3. Rochelle Reply

    I’ve always used your dressing recipe since I found it 2 or 3 years ago. Very moist, just amazing! Always a hit with my family. I’ve tried some of your other recipes and they are all amazing. My husband has been browsing your dessert recipes to see what I should try next lol. Thank you for sharing your recipes!

  4. Cindy Reply

    My favorite dressing recipe. I will sometimes throw some oysters in for hubby though.

  5. rose Reply

    Love this Homemade Southern Cornbread Dressing Recipe, super excited to try this delicious and unique recipe. Will definitely gonna try this recipe, thanks for sharing this one with us.

Leave a Reply

Homemade Southern Cornbread Dressing Recipe ~Soul Food Style~ (2024)


How do you keep cornbread dressing from drying out? ›

Bolster it with warm broth

For every four cups of dressing, drizzle the dish evenly with ½ cup warm turkey or chicken broth. Toss to mix it in evenly, cover with foil, and allow the dressing to sit and rehydrate. Alternatively, to keep warm, return the dish to an oven at a low temperature.

What is the difference between cornbread stuffing and cornbread dressing? ›

So stuffing is cooked inside the bird. Dressing is cooked outside the bird, usually in a casserole dish.

What is the difference between cornbread and Southern cornbread? ›

She notes that Northern cornbread is sweeter, lighter, and more cake-like than Southern cornbread. Not surprisingly, it includes sugar (or molasses, in the earlier centuries), unlike traditional Southern cornbread.

Why is my cornbread dressing bland? ›

Avoid bland dressing by making sure to include plenty of onions, celery, and herbs in your recipe. Now is not the time to go easy with the sage, thyme, and pepper. The dressing should taste different from your cornbread.

How to keep cornbread dressing from being gummy? ›

Stir occasionally to ensure even drying. And if your dressing is still too mushy after baking, you can add more crumbled cornbread, dry bread, or even dry breadcrumbs or croutons to absorb excess moisture. Mix it in gently, so you don't compress the dressing too much.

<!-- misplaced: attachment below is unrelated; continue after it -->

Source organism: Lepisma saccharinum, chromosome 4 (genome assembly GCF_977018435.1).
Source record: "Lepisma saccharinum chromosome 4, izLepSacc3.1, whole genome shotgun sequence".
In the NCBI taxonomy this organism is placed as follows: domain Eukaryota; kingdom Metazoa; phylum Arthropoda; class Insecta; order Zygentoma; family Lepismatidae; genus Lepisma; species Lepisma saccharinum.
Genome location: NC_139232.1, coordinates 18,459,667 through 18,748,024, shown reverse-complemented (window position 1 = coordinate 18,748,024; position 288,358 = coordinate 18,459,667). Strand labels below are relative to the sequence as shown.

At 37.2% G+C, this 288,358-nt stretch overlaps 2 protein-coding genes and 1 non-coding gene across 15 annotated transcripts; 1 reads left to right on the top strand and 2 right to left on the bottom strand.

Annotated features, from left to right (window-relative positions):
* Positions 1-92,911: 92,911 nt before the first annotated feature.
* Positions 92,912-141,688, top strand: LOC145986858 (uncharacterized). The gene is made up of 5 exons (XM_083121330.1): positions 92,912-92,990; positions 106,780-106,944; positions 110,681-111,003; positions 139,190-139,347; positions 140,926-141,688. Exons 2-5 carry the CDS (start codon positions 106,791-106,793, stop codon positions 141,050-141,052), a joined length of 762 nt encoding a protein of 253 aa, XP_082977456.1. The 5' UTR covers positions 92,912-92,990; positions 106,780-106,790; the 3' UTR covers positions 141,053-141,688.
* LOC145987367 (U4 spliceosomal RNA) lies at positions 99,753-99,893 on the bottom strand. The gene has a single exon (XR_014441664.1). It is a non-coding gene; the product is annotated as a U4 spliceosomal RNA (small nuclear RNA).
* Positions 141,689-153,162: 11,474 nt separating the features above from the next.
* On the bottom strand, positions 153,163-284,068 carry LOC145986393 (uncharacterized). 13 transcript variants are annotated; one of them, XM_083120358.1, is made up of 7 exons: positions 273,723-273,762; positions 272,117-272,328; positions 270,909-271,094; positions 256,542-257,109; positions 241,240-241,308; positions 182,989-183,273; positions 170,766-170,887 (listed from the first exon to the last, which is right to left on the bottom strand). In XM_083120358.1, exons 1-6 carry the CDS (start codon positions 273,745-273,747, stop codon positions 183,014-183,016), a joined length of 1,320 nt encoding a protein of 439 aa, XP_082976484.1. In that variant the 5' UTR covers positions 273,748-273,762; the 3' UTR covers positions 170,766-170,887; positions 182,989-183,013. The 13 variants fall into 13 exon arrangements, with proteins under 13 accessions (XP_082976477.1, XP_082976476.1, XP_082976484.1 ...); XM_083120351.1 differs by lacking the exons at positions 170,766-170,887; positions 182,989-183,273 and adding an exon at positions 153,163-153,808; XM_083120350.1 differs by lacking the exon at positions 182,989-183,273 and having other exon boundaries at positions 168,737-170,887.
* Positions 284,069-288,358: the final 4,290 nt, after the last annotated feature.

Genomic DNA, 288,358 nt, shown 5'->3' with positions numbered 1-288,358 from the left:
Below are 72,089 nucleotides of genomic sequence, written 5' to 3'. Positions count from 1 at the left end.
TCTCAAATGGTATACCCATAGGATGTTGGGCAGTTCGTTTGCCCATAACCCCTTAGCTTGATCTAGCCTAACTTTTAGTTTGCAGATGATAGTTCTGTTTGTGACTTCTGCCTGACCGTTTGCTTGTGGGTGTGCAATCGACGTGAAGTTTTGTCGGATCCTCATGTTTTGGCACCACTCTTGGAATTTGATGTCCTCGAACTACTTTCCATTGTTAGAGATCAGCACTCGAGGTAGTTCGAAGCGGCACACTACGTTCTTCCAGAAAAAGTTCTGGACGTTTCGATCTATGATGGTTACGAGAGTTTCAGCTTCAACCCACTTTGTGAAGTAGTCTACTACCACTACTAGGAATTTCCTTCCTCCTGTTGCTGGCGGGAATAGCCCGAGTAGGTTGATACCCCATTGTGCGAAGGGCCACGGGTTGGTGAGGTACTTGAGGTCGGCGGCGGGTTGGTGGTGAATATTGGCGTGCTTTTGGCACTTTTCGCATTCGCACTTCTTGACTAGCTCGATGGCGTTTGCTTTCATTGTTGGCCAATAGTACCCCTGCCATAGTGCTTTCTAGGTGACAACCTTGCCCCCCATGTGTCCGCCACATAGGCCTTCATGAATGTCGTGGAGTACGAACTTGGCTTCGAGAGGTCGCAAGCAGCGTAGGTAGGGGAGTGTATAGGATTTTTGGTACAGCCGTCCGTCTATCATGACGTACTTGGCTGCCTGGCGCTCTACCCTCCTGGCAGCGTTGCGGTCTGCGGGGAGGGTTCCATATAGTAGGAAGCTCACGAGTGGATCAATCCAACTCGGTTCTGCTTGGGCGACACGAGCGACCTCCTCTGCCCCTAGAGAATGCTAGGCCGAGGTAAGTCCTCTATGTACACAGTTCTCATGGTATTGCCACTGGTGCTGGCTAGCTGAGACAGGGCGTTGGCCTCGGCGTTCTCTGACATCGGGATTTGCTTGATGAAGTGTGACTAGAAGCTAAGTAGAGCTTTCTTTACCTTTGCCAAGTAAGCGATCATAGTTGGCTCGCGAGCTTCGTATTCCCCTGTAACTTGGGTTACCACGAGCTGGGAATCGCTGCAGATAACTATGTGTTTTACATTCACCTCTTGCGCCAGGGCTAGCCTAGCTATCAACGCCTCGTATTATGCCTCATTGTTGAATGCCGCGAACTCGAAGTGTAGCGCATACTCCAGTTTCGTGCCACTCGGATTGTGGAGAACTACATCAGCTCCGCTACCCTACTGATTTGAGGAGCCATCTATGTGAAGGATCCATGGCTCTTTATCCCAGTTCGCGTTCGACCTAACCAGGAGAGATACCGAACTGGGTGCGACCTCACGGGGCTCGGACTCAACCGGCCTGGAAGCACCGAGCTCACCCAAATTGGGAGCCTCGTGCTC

Is it better to use broth or stock for dressing? ›

You can use either stock or broth for keeping dressing moist or as a basis for gravy, but a strong flavor will give you better results.

Why is my cornbread dressing mushy? ›

If your cornbread dressing is mushy, be sure you baked it in a wide enough pan.

What is the difference between Yankee cornbread and Southern cornbread? ›

The thing that distinguishes Southern cornbread from, say Yankee cornbread, or any other cornbread one is likely to eat outside of the southern states, is that it is savory, not sweet, and it is made mostly with cornmeal.

Why is my cornbread dressing wet? ›

If the stuffing came out too wet and soggy (aka bread soup!) try not to over mix it, otherwise it'll turn into mush. Curtis Stone says to pour it on a large sheet tray and spread it out. Bake it on high heat to crisp it up, but make sure it doesn't burn.

Why do southerners not put sugar in cornbread? ›

Sugar in the cornbread interferes with the flavor of the vegetables. Don't put sugar in your cornbread! Traditional cornbread isn't sweet, but many favorite recipes have sugar in them. The amount of flour vs.

What state makes the best cornbread? ›

You will be pleased to know that based on my taste test, New Jersey gets my vote as the state with the best cornbread.

What did Native Americans call cornbread? ›

Among them was a version of Indian bread made of cornmeal, salt and water called pone or corn pone. The name came from the Algonquin word apan, meaning "baked." The Narragansett word for cornbread, nokechick, became no-cake and then hoe-cake.

Can you leave cornbread out overnight for dressing? ›

Be sure to leave enough time — the cornbread needs to sit out overnight to harden slightly before you make the dressing.

Should you add eggs to stuffing? ›

Broth: Chicken broth keeps the stuffing moist without making it soggy. Eggs: Two lightly beaten eggs help hold the dressing together and add moisture. Water: You can add a few tablespoons of water, if you'd like, to achieve your desired consistency.

How do you cut the salt taste in cornbread dressing? ›

The Spruce Eats explains that acidic ingredients like white vinegar and lemon juice also can counteract saltiness. If you opt for either of these ingredients, use them sparingly, since too much could turn your stuffing mushy and you'll be left to troubleshoot another stuffing mishap.

How to keep stuffing moist? ›

Typically, baking the stuffing inside the bird helps keep the mixture moist. “I prefer stuffing (in the bird) to dressing (outside of the bird) because all those delicious drippings that come off the turkey gets absorbed right into the stuffing,” Bamford says.

How do you keep stuffing from drying out overnight? ›

But instead of sticking the stuffing directly in the oven, cover it tightly with foil and set in the fridge. On Thanksgiving morning, bring the stuffing to room temperature and bake as directed.